How to Create a Game of Chance

by Samuel Hamilton
Games of chance involve randomizing mechanisms such as dice.

Games of chance involve randomizing mechanisms such as dice.

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Games of chance have enthralled humans for millennia. Fundamentally, a game of chance involves some unpredictable, and seemingly random, occurrence, whether natural or manufactured. Players compete against each other to either replicate or accurately guess for or against that random occurrence. Creating a game of chance requires you to locate such an unpredictable occurrence and establish a competitive structure around it.

Step 1

Select an odds-manufacturing mechanism. This can be any device that, when activated, will generate an unpredictable result. For example, classic games of chance involve mechanisms such as six-sided dice or coins. When rolled, a six-sided die will land on an unpredictable number between one and six. When flipped, a coin will unpredictably result in heads or tails.

Step 2

Choose the number of rounds your game will have. If the game is played individually, the rounds total can be any number, odd or even. If playing against an opponent or team of opponents, the rounds should be an odd number so there will always be a winner. For example, a single game of chance results in just one winner. A three-round game of chance ends when a team accumulates a majority of rounds, two. If playing a game in which multiple teams compete against each other, you can institute an elimination element to each of the rounds of the game. For example, if simply flipping a coin, the person whose flip is not like the other two players will be eliminated in the first round. Then the remaining players play against each other in the second round.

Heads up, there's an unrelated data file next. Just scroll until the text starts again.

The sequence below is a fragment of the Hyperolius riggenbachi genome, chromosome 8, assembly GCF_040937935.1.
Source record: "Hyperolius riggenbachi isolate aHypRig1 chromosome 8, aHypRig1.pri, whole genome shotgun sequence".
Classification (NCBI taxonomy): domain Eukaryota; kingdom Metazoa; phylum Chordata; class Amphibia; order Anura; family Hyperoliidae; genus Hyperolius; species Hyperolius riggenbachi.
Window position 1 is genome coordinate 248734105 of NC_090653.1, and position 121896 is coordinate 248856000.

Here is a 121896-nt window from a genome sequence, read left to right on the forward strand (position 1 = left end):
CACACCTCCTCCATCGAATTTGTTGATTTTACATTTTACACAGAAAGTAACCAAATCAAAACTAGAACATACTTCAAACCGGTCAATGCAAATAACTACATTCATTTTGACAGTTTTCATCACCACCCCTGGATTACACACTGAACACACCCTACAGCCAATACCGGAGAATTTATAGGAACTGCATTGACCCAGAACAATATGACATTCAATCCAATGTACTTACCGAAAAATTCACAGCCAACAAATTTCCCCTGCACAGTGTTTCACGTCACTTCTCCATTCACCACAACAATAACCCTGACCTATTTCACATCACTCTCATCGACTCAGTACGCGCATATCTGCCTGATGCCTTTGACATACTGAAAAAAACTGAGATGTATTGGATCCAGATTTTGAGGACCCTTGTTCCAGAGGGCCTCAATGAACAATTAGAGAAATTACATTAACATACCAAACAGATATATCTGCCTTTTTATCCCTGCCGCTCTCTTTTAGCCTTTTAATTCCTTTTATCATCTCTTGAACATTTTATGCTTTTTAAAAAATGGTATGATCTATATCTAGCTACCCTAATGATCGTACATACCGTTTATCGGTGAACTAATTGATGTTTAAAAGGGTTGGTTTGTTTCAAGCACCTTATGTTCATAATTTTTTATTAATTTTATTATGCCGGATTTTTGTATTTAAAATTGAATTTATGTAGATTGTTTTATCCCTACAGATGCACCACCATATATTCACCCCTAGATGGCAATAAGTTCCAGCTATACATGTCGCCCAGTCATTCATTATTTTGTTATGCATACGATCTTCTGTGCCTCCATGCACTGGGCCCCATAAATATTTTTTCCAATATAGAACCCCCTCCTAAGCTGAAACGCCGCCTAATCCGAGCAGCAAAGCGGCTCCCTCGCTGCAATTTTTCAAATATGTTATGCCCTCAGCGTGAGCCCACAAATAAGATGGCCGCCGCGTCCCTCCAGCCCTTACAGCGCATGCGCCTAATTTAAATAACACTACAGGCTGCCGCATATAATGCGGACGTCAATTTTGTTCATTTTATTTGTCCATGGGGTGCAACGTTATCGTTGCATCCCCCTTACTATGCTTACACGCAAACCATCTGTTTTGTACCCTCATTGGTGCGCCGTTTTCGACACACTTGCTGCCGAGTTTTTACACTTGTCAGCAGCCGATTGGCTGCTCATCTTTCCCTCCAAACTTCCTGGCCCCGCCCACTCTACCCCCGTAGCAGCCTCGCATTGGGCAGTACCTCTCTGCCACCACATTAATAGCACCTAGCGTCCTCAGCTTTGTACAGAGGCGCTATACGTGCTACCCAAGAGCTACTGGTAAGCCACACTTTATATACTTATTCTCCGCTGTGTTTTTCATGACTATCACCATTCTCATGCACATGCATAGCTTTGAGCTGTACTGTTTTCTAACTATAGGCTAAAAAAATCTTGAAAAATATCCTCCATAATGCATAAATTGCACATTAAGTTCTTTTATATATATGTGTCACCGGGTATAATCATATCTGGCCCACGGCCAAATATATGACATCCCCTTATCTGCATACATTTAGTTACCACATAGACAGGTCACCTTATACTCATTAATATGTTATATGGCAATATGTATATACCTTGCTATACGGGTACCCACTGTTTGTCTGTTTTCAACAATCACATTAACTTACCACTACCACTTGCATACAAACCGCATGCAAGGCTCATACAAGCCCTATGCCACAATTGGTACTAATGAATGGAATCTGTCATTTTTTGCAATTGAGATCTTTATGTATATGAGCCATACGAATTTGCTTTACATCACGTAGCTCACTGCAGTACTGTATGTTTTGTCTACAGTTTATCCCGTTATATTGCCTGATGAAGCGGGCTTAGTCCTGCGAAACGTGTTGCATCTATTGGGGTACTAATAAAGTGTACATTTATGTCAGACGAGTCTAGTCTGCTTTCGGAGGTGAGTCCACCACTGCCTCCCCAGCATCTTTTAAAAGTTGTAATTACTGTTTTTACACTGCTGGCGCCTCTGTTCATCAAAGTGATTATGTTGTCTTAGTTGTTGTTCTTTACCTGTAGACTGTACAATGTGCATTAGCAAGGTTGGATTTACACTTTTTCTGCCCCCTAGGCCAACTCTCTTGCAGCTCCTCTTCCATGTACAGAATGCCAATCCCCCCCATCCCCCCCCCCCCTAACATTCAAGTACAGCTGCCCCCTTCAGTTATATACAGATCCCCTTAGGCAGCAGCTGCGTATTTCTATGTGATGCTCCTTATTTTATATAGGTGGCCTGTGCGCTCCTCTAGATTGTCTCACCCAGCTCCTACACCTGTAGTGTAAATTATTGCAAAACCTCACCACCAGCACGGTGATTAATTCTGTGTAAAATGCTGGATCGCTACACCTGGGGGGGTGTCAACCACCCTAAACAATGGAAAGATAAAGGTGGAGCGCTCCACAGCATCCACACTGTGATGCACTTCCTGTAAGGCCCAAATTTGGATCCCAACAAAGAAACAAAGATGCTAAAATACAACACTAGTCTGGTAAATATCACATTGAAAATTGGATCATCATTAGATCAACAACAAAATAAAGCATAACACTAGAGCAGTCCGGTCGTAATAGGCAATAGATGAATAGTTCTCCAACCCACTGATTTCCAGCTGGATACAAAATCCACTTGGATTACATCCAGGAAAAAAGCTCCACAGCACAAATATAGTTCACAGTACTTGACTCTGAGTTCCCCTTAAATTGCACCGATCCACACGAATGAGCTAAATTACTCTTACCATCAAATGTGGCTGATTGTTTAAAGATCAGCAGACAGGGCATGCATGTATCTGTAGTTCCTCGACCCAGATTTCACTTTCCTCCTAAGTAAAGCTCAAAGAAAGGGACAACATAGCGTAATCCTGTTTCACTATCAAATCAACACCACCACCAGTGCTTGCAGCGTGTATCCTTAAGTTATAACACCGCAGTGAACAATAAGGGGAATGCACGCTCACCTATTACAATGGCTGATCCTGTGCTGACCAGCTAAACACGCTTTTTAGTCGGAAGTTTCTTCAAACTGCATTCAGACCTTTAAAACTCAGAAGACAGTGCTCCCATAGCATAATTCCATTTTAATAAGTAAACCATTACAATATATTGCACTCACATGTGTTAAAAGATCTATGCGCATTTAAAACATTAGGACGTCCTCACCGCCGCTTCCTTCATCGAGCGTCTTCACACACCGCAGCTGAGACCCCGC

Step 3

Establish a scoring system. This can be as simple as giving a player one point for each round won, or as complicated as awarding players points based on the unpredictable result manufactured by the game's mechanism. For example, a best-of-three-round coin-flip game between two people could award each correct response with a single point such that the winner of the game is the individual who accumulates two points. Or, the scoring system can be complicated by adding additional scoring rules. For example, a best-of-three-round coin-flip game between two people could award each correct "heads" call with two points and each correct "tails" call with three points. The winner, therefore, could have four, five or six points total.

Step 4

Agree upon rewards and consequences. In many games of chance, rewards and consequences are thought of in terms of betting. For example, players place a bet on the likelihood they will win the game of chance. If they win, they get the bet back as well as an amount equivalent to that amount because they won. Similarly, if they lose, they give their bet to the winning player.

Tips & Warnings

  • Establish consequences for cheating prior to playing the first game. These can range from immediate disqualification to point sacrifice or compensation. For example, if caught cheating in a game where bets are placed, the cheating player could add an additional sum to the betting pool.

References

  • "Designing Experiments and Games of Chance: The Unconventional Science of Blaise Pascal"; William R. Shea; 2008

About the Author

Samuel Hamilton has been writing since 2002. His work has appeared in “The Penn,” “The Antithesis,” “New Growth Arts Review" and “Deek” magazine. Hamilton holds a Master of Arts in English education from the University of Pittsburgh, and a Master of Arts in composition from the University of Florida.

Photo Credits

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